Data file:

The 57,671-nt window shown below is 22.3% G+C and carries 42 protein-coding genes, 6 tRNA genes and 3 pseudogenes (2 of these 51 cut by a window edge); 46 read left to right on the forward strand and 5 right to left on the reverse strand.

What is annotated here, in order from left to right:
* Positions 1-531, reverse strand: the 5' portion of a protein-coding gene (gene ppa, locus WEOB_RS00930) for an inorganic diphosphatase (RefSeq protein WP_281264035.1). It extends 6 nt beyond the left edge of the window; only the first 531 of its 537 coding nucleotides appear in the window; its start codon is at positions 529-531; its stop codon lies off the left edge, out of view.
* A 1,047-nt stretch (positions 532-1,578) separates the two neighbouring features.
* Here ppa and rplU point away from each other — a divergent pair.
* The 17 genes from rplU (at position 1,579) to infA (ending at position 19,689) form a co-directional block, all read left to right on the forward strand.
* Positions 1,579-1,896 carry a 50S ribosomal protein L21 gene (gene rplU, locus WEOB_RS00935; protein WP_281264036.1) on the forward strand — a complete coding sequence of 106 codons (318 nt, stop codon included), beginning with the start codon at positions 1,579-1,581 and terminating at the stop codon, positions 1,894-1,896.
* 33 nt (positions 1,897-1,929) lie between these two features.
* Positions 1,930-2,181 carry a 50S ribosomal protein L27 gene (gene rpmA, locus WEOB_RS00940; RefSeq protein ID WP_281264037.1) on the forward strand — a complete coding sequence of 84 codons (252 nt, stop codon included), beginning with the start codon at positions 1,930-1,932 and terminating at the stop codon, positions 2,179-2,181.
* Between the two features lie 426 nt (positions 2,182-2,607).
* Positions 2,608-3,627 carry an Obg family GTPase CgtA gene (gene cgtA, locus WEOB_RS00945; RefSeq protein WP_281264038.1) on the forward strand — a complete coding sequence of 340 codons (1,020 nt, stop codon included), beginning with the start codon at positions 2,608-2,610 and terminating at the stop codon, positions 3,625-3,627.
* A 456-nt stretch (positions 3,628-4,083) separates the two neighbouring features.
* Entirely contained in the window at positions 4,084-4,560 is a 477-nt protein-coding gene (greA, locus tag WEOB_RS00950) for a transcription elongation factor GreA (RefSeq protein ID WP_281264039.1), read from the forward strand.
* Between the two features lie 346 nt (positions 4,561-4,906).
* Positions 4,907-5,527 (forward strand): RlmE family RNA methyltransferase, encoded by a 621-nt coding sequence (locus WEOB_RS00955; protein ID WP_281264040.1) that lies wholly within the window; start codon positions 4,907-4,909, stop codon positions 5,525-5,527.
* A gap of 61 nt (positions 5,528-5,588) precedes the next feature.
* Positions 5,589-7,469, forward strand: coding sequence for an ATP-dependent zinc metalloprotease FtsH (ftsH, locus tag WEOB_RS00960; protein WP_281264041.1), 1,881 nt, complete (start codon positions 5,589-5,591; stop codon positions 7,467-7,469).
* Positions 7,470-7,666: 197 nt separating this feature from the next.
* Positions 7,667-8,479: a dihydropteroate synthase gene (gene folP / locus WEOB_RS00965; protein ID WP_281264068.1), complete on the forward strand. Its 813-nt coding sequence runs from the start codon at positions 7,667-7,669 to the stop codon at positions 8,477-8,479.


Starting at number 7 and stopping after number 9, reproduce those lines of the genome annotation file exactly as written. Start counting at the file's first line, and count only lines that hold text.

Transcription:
* Positions 1,579-1,896 carry a 50S ribosomal protein L21 gene (gene rplU, locus WEOB_RS00935; protein WP_281264036.1) on the forward strand — a complete coding sequence of 106 codons (318 nt, stop codon included), beginning with the start codon at positions 1,579-1,581 and terminating at the stop codon, positions 1,894-1,896.
* 33 nt (positions 1,897-1,929) lie between these two features.
* Positions 1,930-2,181 carry a 50S ribosomal protein L27 gene (gene rpmA, locus WEOB_RS00940; RefSeq protein ID WP_281264037.1) on the forward strand — a complete coding sequence of 84 codons (252 nt, stop codon included), beginning with the start codon at positions 1,930-1,932 and terminating at the stop codon, positions 2,179-2,181.